Atonement Sermon Illustrations

Atonement Sermon Illustrations

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The Fool

"The fool bath said in his heart, There is no God"—Psalm 14:1.

An evangelist, E. L. Hyde, conducted some revival meetings in New Jersey, and in the course of his remarks said that he could prove to the satisfaction of any infidel within ten minutes that he was a fool. The next morning while walking, a gentleman accosted him very abruptly by saying, "Aren't you the evangelist preaching up here at the church?"

"Yes, sir."

"Well, I suppose you are a gentleman."

"I claim to be one."

"Well, I don't think you are one. Didn't you say last night that you could prove to the satisfaction of anyone within ten minutes that all infidels are fools? If you don't prove it to my satisfaction I will publish you in all the city papers as the most consummate liar that ever struck the city."

Seeing there was no possibility of reasoning with the man, Mr. Hyde said: "Where is your infidel?"

"I claim to be one," was the reply, "and I want you to know I am no fool either."

"You don't mean to say there is no reality in Christianity?"

"I do, sir. I have studied all phases of the subject, and have traveled and delivered lectures against Christianity for more than twelve years, and I am prepared to say there is nothing in it."

"You are certain there is nothing in it?"

"Yes, sir; there is nothing in it."

"Will you please tell me," said Mr. Hyde, "if a man who will lecture twelve years against nothing is not a fool, what in your judgment would constitute a fool?"

He turned away in a rage. Mr. Hyde, drawing out his watch, insisted he still had six minutes, but the infidel would not hear him, nor was Mr. Hyde published in the city papers.—Selected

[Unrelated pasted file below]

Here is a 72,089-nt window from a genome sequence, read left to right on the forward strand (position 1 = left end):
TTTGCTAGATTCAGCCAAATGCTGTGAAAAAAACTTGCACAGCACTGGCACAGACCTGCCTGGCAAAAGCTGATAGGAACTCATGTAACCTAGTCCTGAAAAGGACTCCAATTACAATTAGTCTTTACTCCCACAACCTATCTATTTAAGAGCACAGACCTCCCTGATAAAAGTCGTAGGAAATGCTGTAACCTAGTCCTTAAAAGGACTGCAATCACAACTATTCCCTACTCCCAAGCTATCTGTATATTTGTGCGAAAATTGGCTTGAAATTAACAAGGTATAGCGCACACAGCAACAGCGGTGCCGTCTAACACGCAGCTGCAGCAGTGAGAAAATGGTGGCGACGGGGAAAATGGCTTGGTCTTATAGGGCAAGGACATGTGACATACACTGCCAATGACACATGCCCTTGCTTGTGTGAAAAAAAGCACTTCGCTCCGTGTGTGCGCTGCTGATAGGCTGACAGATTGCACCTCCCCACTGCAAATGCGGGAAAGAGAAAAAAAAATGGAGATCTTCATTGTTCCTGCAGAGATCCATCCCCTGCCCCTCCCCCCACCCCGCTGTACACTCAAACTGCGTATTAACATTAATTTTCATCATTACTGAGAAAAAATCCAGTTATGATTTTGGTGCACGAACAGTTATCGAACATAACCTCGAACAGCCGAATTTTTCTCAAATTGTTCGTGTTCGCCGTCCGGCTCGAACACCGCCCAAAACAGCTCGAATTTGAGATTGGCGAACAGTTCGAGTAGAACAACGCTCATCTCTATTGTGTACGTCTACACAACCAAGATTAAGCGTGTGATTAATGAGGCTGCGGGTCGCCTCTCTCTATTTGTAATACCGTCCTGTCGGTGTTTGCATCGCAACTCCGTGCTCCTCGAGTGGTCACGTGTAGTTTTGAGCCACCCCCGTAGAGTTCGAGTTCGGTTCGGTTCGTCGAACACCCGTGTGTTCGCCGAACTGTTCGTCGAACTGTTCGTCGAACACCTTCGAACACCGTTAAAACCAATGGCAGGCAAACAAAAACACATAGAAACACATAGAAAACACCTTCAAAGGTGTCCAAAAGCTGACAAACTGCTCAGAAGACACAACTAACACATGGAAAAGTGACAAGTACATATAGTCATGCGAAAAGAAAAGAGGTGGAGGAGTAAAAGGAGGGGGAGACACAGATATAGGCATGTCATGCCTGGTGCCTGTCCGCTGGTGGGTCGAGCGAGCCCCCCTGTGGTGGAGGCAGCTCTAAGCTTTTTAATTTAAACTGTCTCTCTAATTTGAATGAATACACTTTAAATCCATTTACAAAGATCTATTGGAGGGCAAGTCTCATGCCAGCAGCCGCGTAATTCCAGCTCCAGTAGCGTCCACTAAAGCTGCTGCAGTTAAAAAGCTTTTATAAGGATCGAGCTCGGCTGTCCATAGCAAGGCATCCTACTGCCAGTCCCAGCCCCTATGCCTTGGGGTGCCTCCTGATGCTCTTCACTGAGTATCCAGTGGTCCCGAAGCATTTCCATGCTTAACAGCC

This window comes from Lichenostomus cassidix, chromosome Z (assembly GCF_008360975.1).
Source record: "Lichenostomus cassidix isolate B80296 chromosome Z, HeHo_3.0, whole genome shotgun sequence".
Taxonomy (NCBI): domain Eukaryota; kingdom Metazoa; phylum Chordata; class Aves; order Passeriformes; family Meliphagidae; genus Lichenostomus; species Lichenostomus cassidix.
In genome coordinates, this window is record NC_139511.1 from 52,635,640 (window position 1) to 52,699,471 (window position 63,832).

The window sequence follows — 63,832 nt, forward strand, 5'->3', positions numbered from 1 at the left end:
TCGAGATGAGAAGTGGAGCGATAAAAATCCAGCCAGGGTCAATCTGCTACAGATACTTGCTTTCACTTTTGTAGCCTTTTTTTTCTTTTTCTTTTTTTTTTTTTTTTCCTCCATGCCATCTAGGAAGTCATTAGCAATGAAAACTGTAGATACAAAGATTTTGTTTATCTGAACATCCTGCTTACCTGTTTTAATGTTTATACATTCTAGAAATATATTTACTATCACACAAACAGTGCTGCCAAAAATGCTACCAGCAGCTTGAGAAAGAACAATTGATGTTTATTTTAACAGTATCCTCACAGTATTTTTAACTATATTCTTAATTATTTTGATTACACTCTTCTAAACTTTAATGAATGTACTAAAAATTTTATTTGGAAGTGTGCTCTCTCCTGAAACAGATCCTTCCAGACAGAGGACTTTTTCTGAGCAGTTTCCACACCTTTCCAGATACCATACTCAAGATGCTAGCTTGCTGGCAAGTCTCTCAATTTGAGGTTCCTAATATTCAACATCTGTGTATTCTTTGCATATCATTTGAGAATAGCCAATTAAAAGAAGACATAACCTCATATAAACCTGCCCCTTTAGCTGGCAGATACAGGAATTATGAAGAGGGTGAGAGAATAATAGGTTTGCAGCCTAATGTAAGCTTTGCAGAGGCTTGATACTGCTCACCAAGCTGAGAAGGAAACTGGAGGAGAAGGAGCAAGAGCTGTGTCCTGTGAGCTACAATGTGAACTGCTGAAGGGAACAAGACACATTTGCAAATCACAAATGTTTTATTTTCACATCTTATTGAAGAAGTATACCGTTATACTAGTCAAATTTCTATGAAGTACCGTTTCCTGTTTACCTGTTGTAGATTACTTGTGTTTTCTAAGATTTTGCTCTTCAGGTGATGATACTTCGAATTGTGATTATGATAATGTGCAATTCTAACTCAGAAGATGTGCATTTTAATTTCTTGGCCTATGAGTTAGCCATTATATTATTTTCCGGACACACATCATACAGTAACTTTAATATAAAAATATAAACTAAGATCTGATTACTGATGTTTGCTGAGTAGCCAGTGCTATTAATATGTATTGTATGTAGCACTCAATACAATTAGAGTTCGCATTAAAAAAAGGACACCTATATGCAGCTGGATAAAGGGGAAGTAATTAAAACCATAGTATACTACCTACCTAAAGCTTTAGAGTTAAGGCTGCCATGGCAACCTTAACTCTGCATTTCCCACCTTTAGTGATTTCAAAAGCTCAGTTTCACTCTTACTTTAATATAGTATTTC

When Chaff Fights Wheat

A Russian university in Leningrad is opened to "teach atheism." Three hundred students, forty-seven of them women, will prepare themselves for "active propaganda of militant atheism." It suggests a colony of ants on a railroad right of way organizing a university to prove that there is no such thing as an engineer.—Sunday School Times

An Atheist Speaks The Lutheran News Letter contains the following interesting item: "The French author, Lavredan, long known as an atheist, when confronted by the horrors of the World War made this gripping confession: `I laughed at faith and thought myself wise. Finally this laughter became hollow and vain for I saw France bleeding and mourning. What would become of France if her children did not believe, if her women did not pray? Oh, a people whose fields are covered with the dead! How difficult it is to remain an atheist on this national cemetery! I cannot! I cannot ! I have deceived myself and you who have read my book. It was a delusion, a giddiness, an evil dream. I see death and call for life. Hands equipped with weapons make death; folded hands bring life. France, turn back to faith! To forsake God means to be lost! I do not know whether I shall live tomorrow, but I must tell my friends, Lavredan is afraid to die an atheist. I am not afraid of hell, but the thought impresses me, God lives and you are so far from Him. Rejoice, my soul, that I have been permitted to experience the hour when, on my knees, I can say, I believe, I believe in God. I believe, I believe—that word is the main hymn of humanity. For him who does not accept it, it will soon be night."'—The United Presbyterian